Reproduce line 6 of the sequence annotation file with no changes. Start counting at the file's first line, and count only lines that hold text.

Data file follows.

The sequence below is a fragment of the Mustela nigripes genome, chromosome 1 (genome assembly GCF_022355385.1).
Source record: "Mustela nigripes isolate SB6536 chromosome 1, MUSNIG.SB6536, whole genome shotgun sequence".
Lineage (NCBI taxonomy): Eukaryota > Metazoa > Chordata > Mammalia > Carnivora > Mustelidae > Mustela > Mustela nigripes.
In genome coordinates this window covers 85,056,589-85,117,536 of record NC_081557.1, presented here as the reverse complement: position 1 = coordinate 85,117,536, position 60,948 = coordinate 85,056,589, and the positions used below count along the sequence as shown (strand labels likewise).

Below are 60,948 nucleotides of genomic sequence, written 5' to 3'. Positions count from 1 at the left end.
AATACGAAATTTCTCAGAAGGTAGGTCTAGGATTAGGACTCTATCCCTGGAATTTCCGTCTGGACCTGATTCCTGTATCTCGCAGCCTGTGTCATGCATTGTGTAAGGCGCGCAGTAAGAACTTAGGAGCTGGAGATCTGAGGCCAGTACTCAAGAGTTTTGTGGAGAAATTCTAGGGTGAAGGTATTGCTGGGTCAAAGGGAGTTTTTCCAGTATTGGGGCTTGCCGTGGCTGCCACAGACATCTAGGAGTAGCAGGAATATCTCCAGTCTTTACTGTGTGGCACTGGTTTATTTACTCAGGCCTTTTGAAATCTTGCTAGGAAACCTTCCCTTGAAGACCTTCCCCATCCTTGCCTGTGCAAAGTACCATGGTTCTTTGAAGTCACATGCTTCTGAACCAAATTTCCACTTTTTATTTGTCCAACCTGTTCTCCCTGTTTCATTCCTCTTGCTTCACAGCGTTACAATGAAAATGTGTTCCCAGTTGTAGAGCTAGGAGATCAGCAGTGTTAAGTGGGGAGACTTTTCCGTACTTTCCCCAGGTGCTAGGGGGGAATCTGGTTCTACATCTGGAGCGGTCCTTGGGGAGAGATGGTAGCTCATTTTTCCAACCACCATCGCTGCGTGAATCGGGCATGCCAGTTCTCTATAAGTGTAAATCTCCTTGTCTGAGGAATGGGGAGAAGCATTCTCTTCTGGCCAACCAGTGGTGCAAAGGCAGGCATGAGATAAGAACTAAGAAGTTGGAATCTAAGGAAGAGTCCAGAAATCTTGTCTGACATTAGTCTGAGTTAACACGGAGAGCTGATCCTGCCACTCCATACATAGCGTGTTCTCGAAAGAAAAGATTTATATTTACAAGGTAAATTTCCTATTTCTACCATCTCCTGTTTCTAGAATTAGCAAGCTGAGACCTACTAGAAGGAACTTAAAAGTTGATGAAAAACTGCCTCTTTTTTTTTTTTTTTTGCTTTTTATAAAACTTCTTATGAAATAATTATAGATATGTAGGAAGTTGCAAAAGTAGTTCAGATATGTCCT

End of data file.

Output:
AATACGAAATTTCTCAGAAGGTAGGTCTAGGATTAGGACTCTATCCCTGGAATTTCCGTCTGGACCTGATTCCTGTATCTCGCAGCCTGTGTCATGCATTGTGTAAGGCGCGCAGTAAGAACTTAGGAGCTGGAGATCTGAGGCCAGTACTCAAGAGTTTTGTGGAGAAATTCTAGGGTGAAGGTATTGCTGGGTCAAAGGGAGTTTTTCCAGTATTGGGGCTTGCCGTGGCTGCCACAGACATCTAGGAGTAGCAGGAATATCTCCAGTCTTTACTGTGTGGCACTGGTTTATTTACTCAGGCCTTTTGAAATCTTGCTAGGAAACCTTCCCTTGAAGACCTTCCCCATCCTTGCCTGTGCAAAGTACCATGGTTCTTTGAAGTCACATGCTTCTGAACCAAATTTCCACTTTTTATTTGTCCAACCTGTTCTCCCTGTTTCATTCCTCTTGCTTCACAGCGTTACAATGAAAATGTGTTCCCAGTTGTAGAGCTAGGAGATCAGCAGTGTTAAGTGGGGAGACTTTTCCGTACTTTCCCCAGGTGCTAGGGGGGAATCTGGTTCTACATCTGGAGCGGTCCTTGGGGAGAGATGGTAGCTCATTTTTCCAACCACCATCGCTGCGTGAATCGGGCATGCCAGTTCTCTATAAGTGTAAATCTCCTTGTCTGAGGAATGGGGAGAAGCATTCTCTTCTGGCCAACCAGTGGTGCAAAGGCAGGCATGAGATAAGAACTAAGAAGTTGGAATCTAAGGAAGAGTCCAGAAATCTTGTCTGACATTAGTCTGAGTTAACACGGAGAGCTGATCCTGCCACTCCATACATAGCGTGTTCTCGAAAGAAAAGATTTATATTTACAAGGTAAATTTCCTATTTCTACCATCTCCTGTTTCTAGAATTAGCAAGCTGAGACCTACTAGAAGGAACTTAAAAGTTGATGAAAAACTGCCTCTTTTTTTTTTTTTTTTGCTTTTTATAAAACTTCTTATGAAATAATTATAGATATGTAGGAAGTTGCAAAAGTAGTTCAGATATGTCCT